This view of the mountain and its volcanic crater clearly shows the central dome, the toe of the surrounding glacier (world’s fastest moving!), and red hydrothermally altered rock on Mt. St. Helens.
Takeoff from helipad from North Fork Survivors tourist compound. This is bigfoot country!
On the way up the Toutle River, we cross a recently built sediment dam.
Flying up the river we see that the most recent lahar passes through and has eroded past lahars.
Up at Spirit Lake we can see how high the lake sloshed up on this protruding peninsula. The landslide which initiated the eruption in 1980 was soon overtaken by the lateral pyroclastic blast, which leveled the trees on the peninsula before the landslide hit the lake. The sloshing dislodged the flattened trees and those are the logs you see floating in the lake today. So, the areas on the peninsula not covered with logs are where the lake sloshed.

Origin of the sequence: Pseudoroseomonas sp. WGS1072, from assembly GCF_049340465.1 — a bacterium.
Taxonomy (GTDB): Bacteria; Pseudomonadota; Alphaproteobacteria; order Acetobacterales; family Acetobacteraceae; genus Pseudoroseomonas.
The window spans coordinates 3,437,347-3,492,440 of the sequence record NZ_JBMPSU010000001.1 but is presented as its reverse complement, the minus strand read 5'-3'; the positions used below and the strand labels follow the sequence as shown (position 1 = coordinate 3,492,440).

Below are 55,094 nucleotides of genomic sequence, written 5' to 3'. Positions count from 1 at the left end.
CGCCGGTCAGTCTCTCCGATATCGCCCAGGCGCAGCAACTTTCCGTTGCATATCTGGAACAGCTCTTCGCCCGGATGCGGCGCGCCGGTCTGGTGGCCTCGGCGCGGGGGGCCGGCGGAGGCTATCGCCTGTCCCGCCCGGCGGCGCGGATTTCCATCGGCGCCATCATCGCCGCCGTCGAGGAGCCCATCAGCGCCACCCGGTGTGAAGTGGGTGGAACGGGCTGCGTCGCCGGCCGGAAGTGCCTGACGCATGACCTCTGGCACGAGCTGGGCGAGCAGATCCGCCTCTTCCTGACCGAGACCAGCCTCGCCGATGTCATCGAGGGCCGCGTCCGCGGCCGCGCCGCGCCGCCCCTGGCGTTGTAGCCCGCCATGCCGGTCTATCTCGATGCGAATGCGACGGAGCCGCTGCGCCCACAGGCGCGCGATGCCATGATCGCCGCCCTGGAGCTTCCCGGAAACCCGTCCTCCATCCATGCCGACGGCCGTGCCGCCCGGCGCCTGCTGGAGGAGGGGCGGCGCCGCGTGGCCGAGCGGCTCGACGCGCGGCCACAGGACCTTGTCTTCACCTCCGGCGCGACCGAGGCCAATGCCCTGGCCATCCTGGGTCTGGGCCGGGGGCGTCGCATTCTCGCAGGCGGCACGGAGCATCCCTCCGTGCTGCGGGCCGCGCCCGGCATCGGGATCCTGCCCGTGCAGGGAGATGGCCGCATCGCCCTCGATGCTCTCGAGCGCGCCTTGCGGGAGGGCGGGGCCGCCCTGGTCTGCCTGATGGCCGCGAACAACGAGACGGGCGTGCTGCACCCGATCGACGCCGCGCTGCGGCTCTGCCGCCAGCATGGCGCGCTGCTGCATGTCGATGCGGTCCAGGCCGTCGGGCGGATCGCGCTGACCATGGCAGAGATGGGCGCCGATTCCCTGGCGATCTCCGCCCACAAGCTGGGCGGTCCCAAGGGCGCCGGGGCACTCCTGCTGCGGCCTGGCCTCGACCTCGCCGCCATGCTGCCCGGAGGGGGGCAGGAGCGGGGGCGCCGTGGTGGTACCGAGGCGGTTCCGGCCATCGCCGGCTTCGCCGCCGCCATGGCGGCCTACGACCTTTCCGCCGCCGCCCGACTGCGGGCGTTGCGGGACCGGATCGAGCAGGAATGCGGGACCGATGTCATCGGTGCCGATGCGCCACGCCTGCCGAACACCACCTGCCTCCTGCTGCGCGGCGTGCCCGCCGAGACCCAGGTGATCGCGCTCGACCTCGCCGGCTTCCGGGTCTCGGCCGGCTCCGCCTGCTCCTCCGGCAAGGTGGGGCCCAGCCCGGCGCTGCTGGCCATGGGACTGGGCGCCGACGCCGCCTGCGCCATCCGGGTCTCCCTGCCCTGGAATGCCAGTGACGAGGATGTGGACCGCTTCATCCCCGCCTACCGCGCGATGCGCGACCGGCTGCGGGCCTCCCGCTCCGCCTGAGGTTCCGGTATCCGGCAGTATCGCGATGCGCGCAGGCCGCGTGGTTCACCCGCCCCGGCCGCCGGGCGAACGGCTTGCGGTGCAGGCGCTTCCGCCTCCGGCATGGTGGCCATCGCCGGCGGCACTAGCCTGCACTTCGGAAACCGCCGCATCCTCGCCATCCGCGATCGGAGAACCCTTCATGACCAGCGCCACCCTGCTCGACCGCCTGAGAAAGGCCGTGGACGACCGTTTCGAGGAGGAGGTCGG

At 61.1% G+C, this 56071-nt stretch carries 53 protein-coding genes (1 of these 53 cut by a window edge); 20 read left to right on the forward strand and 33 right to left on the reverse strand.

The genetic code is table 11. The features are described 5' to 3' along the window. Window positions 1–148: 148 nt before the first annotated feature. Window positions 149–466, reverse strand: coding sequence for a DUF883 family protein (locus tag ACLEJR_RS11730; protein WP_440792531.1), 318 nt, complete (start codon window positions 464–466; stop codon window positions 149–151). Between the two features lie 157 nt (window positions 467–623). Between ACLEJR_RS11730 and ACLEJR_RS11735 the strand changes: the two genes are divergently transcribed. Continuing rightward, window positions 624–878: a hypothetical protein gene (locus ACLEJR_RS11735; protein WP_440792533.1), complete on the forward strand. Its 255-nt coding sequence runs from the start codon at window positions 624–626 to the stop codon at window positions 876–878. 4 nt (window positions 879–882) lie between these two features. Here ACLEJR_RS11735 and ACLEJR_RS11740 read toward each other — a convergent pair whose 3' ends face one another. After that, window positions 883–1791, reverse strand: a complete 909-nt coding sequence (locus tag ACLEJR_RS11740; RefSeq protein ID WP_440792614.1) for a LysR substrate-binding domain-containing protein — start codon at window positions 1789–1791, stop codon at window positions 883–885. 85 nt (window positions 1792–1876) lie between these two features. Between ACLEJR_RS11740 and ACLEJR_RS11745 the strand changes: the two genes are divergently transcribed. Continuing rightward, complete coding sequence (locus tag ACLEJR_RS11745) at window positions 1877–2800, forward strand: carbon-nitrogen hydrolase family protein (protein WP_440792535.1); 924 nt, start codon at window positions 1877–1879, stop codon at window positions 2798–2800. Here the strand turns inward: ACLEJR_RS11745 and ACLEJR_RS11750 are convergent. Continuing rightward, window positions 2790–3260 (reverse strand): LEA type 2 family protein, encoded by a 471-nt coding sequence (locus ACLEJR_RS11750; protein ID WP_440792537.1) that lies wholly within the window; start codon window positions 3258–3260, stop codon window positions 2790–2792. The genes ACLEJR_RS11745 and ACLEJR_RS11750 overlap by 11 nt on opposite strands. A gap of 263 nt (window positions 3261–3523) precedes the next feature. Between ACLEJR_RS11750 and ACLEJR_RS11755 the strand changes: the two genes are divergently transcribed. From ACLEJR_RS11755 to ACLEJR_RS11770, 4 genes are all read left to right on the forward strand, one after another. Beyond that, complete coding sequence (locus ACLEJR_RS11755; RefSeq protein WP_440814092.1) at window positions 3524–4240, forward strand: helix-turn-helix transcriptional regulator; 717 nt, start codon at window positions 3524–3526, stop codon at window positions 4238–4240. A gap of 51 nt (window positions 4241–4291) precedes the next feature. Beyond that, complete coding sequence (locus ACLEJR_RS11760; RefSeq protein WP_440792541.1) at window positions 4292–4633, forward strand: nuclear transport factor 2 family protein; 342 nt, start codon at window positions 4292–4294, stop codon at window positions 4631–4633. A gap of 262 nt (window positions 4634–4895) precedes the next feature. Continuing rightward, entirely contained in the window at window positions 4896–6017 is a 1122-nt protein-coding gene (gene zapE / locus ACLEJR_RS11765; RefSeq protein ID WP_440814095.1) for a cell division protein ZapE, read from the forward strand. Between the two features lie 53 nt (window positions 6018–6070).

Looking up towards the mountain from Spirit Lake, one sees the landslide material which initiated the 1980 eruption.
Streams have made deep cuts in the Mt. St. Helens landslide.
Cross sections through the structure of the mountain can be glimpsed from the helicopter.
Cross sections reveal hydrothermal alteration in the rocks.
The glacier in the crater is sandwiched between the central cone, left, and the wall of the crater, right.
Recent lahar surface shows progress of growth and channel working that have been happening since the 1980 eruption.
The GSOC field trip group poses with pilot Robert. Left to right are Steve Haar, Cecily Cedilote, Sheila Alfsen, pilot Robert, kneeling, Charles Montross, Anne Oneill, kneeling, Carol Hasenberg, Yumei Wang. Bo Nonn also participated in the trip.
Geology Beginner or Seasoned Professional? Learn more about our monthly Meetups!
Mark & Laurie Carter-Piff
Lee Nusich & Karen Gunderson
Sarah & Richard Munro
Sheila & Scott Morrill
Contact us to arrange for public speaking on Cascadia Earthquake Preparedness.